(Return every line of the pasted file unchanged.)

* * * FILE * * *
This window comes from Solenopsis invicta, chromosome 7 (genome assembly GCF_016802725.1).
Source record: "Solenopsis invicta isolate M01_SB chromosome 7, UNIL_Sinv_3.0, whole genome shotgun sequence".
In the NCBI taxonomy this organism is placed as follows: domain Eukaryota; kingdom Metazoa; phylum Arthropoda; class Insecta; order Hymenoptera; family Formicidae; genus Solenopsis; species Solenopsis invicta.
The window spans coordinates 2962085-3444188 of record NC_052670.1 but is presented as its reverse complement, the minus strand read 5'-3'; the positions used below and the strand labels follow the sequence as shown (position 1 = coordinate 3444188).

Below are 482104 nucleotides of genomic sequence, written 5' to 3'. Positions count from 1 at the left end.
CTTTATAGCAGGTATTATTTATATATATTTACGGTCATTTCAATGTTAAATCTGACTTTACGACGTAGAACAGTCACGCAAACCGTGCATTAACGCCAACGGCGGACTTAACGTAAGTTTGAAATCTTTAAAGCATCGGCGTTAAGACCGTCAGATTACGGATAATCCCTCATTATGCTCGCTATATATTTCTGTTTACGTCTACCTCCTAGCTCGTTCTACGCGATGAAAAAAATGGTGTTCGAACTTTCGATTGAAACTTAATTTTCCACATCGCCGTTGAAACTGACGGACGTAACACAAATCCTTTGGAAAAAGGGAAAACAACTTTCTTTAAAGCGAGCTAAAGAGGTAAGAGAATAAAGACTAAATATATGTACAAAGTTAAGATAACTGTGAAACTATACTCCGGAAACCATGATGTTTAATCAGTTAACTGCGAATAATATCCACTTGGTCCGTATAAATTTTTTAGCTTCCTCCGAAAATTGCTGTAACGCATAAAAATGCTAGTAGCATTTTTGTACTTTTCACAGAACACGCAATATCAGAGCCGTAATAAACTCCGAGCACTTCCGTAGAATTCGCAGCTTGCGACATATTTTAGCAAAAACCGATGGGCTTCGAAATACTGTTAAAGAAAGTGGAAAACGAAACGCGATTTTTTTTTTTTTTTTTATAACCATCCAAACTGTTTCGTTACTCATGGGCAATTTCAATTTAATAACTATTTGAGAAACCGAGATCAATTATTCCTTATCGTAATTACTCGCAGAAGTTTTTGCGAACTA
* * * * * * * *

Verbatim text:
This window comes from Solenopsis invicta, chromosome 7 (genome assembly GCF_016802725.1).
Source record: "Solenopsis invicta isolate M01_SB chromosome 7, UNIL_Sinv_3.0, whole genome shotgun sequence".
In the NCBI taxonomy this organism is placed as follows: domain Eukaryota; kingdom Metazoa; phylum Arthropoda; class Insecta; order Hymenoptera; family Formicidae; genus Solenopsis; species Solenopsis invicta.
The window spans coordinates 2962085-3444188 of record NC_052670.1 but is presented as its reverse complement, the minus strand read 5'-3'; the positions used below and the strand labels follow the sequence as shown (position 1 = coordinate 3444188).

Below are 482104 nucleotides of genomic sequence, written 5' to 3'. Positions count from 1 at the left end.
CTTTATAGCAGGTATTATTTATATATATTTACGGTCATTTCAATGTTAAATCTGACTTTACGACGTAGAACAGTCACGCAAACCGTGCATTAACGCCAACGGCGGACTTAACGTAAGTTTGAAATCTTTAAAGCATCGGCGTTAAGACCGTCAGATTACGGATAATCCCTCATTATGCTCGCTATATATTTCTGTTTACGTCTACCTCCTAGCTCGTTCTACGCGATGAAAAAAATGGTGTTCGAACTTTCGATTGAAACTTAATTTTCCACATCGCCGTTGAAACTGACGGACGTAACACAAATCCTTTGGAAAAAGGGAAAACAACTTTCTTTAAAGCGAGCTAAAGAGGTAAGAGAATAAAGACTAAATATATGTACAAAGTTAAGATAACTGTGAAACTATACTCCGGAAACCATGATGTTTAATCAGTTAACTGCGAATAATATCCACTTGGTCCGTATAAATTTTTTAGCTTCCTCCGAAAATTGCTGTAACGCATAAAAATGCTAGTAGCATTTTTGTACTTTTCACAGAACACGCAATATCAGAGCCGTAATAAACTCCGAGCACTTCCGTAGAATTCGCAGCTTGCGACATATTTTAGCAAAAACCGATGGGCTTCGAAATACTGTTAAAGAAAGTGGAAAACGAAACGCGATTTTTTTTTTTTTTTTTATAACCATCCAAACTGTTTCGTTACTCATGGGCAATTTCAATTTAATAACTATTTGAGAAACCGAGATCAATTATTCCTTATCGTAATTACTCGCAGAAGTTTTTGCGAACTA